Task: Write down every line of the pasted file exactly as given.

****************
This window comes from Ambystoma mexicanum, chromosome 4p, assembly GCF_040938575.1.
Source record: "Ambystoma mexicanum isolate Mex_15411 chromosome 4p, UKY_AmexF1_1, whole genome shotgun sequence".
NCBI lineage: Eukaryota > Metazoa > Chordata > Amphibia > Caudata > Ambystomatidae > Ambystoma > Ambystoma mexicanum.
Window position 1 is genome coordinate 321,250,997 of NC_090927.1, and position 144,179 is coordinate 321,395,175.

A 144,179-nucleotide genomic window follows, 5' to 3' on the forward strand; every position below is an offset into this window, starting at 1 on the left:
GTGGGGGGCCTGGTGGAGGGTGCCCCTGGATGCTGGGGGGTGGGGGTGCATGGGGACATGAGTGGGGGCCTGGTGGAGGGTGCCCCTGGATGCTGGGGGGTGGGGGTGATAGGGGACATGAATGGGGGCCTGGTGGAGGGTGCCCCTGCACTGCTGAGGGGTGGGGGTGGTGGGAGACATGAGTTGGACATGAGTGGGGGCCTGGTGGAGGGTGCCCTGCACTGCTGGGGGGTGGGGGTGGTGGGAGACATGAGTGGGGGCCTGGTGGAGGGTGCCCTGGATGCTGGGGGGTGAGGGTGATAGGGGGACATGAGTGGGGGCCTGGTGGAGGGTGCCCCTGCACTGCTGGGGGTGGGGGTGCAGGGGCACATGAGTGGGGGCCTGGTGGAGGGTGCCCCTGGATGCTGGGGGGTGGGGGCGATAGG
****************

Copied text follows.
This window comes from Ambystoma mexicanum, chromosome 4p, assembly GCF_040938575.1.
Source record: "Ambystoma mexicanum isolate Mex_15411 chromosome 4p, UKY_AmexF1_1, whole genome shotgun sequence".
NCBI lineage: Eukaryota > Metazoa > Chordata > Amphibia > Caudata > Ambystomatidae > Ambystoma > Ambystoma mexicanum.
Window position 1 is genome coordinate 321,250,997 of NC_090927.1, and position 144,179 is coordinate 321,395,175.

A 144,179-nucleotide genomic window follows, 5' to 3' on the forward strand; every position below is an offset into this window, starting at 1 on the left:
GTGGGGGGCCTGGTGGAGGGTGCCCCTGGATGCTGGGGGGTGGGGGTGCATGGGGACATGAGTGGGGGCCTGGTGGAGGGTGCCCCTGGATGCTGGGGGGTGGGGGTGATAGGGGACATGAATGGGGGCCTGGTGGAGGGTGCCCCTGCACTGCTGAGGGGTGGGGGTGGTGGGAGACATGAGTTGGACATGAGTGGGGGCCTGGTGGAGGGTGCCCTGCACTGCTGGGGGGTGGGGGTGGTGGGAGACATGAGTGGGGGCCTGGTGGAGGGTGCCCTGGATGCTGGGGGGTGAGGGTGATAGGGGGACATGAGTGGGGGCCTGGTGGAGGGTGCCCCTGCACTGCTGGGGGTGGGGGTGCAGGGGCACATGAGTGGGGGCCTGGTGGAGGGTGCCCCTGGATGCTGGGGGGTGGGGGCGATAGG